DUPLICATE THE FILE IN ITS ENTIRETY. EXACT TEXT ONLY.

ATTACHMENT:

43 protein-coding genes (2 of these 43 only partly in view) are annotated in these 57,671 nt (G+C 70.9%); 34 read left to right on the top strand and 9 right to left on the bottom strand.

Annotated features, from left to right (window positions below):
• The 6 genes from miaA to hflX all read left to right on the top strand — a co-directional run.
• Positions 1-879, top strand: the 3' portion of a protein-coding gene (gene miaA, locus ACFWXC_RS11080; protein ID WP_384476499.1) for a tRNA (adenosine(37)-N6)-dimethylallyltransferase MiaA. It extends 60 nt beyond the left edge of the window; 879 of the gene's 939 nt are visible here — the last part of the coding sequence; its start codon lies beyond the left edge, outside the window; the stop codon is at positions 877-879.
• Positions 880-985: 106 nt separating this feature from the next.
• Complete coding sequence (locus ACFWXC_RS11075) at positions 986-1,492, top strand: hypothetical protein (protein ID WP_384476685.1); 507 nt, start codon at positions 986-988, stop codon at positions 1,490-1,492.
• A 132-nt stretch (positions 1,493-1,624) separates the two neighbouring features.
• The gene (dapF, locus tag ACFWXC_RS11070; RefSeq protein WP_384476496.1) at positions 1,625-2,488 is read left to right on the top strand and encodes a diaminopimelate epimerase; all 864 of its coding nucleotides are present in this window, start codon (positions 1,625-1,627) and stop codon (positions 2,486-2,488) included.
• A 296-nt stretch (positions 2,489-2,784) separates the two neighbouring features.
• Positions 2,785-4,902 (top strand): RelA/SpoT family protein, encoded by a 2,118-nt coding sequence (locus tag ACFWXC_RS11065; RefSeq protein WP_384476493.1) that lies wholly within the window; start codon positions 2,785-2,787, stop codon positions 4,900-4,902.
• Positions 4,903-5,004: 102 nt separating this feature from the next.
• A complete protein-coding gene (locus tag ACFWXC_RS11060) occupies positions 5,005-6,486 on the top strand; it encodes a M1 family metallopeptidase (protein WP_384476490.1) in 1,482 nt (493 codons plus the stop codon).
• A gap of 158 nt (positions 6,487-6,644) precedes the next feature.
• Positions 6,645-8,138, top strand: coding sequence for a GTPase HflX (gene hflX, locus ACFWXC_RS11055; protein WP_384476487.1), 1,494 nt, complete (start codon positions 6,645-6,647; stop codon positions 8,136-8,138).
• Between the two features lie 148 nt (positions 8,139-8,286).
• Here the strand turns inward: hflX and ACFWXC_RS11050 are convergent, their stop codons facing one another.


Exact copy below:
43 protein-coding genes (2 of these 43 only partly in view) are annotated in these 57,671 nt (G+C 70.9%); 34 read left to right on the top strand and 9 right to left on the bottom strand.

Annotated features, from left to right (window positions below):
• The 6 genes from miaA to hflX all read left to right on the top strand — a co-directional run.
• Positions 1-879, top strand: the 3' portion of a protein-coding gene (gene miaA, locus ACFWXC_RS11080; protein ID WP_384476499.1) for a tRNA (adenosine(37)-N6)-dimethylallyltransferase MiaA. It extends 60 nt beyond the left edge of the window; 879 of the gene's 939 nt are visible here — the last part of the coding sequence; its start codon lies beyond the left edge, outside the window; the stop codon is at positions 877-879.
• Positions 880-985: 106 nt separating this feature from the next.
• Complete coding sequence (locus ACFWXC_RS11075) at positions 986-1,492, top strand: hypothetical protein (protein ID WP_384476685.1); 507 nt, start codon at positions 986-988, stop codon at positions 1,490-1,492.
• A 132-nt stretch (positions 1,493-1,624) separates the two neighbouring features.
• The gene (dapF, locus tag ACFWXC_RS11070; RefSeq protein WP_384476496.1) at positions 1,625-2,488 is read left to right on the top strand and encodes a diaminopimelate epimerase; all 864 of its coding nucleotides are present in this window, start codon (positions 1,625-1,627) and stop codon (positions 2,486-2,488) included.
• A 296-nt stretch (positions 2,489-2,784) separates the two neighbouring features.
• Positions 2,785-4,902 (top strand): RelA/SpoT family protein, encoded by a 2,118-nt coding sequence (locus tag ACFWXC_RS11065; RefSeq protein WP_384476493.1) that lies wholly within the window; start codon positions 2,785-2,787, stop codon positions 4,900-4,902.
• Positions 4,903-5,004: 102 nt separating this feature from the next.
• A complete protein-coding gene (locus tag ACFWXC_RS11060) occupies positions 5,005-6,486 on the top strand; it encodes a M1 family metallopeptidase (protein WP_384476490.1) in 1,482 nt (493 codons plus the stop codon).
• A gap of 158 nt (positions 6,487-6,644) precedes the next feature.
• Positions 6,645-8,138, top strand: coding sequence for a GTPase HflX (gene hflX, locus ACFWXC_RS11055; protein WP_384476487.1), 1,494 nt, complete (start codon positions 6,645-6,647; stop codon positions 8,136-8,138).
• Between the two features lie 148 nt (positions 8,139-8,286).
• Here the strand turns inward: hflX and ACFWXC_RS11050 are convergent, their stop codons facing one another.